Thoughts on Nollywood and Cultural Re-Orientation
Law Ikay EZEH Jr.
NICO Training School
National Theatre Annex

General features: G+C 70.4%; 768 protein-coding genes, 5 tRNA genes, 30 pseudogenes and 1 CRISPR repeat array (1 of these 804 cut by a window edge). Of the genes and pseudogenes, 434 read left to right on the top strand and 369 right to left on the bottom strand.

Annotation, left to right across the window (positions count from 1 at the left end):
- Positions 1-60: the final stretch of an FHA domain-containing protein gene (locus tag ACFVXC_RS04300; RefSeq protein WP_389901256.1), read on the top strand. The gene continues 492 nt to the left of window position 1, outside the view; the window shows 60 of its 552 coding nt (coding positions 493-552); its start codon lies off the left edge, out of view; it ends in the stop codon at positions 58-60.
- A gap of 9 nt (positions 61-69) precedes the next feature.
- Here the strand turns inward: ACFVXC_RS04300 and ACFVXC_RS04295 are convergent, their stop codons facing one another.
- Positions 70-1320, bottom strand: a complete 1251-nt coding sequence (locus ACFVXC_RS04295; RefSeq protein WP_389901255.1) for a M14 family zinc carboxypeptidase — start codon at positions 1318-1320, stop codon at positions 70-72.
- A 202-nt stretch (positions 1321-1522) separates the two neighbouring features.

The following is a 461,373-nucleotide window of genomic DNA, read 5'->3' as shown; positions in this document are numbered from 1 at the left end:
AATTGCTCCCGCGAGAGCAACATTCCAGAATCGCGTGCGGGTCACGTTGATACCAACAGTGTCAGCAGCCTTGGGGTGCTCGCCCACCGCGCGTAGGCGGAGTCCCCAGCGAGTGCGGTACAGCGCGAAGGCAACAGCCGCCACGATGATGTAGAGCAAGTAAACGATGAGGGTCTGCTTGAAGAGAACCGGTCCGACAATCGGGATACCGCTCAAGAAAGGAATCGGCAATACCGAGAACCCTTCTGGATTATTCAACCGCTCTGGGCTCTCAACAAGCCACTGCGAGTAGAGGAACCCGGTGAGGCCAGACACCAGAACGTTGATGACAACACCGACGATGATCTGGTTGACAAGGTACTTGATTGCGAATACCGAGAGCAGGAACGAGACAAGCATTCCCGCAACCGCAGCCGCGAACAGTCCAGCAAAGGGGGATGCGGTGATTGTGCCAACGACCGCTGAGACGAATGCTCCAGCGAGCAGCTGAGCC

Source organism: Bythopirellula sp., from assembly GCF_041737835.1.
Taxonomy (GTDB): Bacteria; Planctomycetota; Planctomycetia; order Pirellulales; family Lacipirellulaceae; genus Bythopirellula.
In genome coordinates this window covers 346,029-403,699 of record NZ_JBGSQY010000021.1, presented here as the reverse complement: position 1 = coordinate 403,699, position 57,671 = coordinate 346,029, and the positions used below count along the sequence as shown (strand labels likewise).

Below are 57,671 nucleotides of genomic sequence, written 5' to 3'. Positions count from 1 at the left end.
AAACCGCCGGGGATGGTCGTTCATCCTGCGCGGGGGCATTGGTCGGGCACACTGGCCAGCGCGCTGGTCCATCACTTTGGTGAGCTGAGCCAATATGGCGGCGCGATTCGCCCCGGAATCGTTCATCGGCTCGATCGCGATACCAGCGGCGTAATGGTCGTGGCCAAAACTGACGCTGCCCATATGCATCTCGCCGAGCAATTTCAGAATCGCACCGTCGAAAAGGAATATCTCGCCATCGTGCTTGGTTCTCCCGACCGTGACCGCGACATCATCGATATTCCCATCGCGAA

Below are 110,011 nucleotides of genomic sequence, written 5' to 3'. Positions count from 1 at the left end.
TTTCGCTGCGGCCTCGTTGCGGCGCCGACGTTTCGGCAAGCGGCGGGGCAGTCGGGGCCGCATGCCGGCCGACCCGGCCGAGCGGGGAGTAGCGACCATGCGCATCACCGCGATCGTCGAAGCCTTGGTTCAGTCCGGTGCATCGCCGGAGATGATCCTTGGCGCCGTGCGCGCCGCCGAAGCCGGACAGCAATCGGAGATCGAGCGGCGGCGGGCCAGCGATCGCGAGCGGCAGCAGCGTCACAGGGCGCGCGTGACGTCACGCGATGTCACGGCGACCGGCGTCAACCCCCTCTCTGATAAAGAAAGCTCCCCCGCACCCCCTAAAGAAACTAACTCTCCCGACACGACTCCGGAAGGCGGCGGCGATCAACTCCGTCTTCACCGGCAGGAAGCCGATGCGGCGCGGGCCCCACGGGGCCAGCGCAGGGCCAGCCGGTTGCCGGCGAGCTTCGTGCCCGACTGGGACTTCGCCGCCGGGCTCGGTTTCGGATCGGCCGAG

Since the advent of Nollywood which presumably began in 1992 with the production and release of Kenneth Nnebue’s film, Living in Bondage, hundreds of thousands of films have been churned out under the umbrella of Nollywood. The films have portrayed the saying in the Arts that, “everything is possible and nothing is impossible.” Majority of the viewers believe that Nollywood has done well; if it is not in the area of re-branding the nation’s image; re-inventing cultural diplomacy, contributing to politics, growing the economy and providing entertainment for millions of viewers all over the globe, it is in the area of re-orienting the people culturally. Thoughtfully speaking, culture defined as, “the interplay of man and his environment for the mutual survival of both,” has been well represented, propagated and promoted in some of the films, while it has been portrayed in bad light in others. This paper is of the opinion that Nollywood still has a lot of work to do, first, in the area of cultural orientation before moving on to re-orienting the people. In fact, in some people’s opinion, Nollywood has not even started. This is because there is no specificity in this direction. The paper believes more films that portray the people’s culture should be produced and specifically used to diffuse the nation’s culture globally, and more importantly, Nollywood should partner with the National Institute for Cultural Orientation (NICO), particularly, and other culture organisations to effectively re-orientate the people culturally.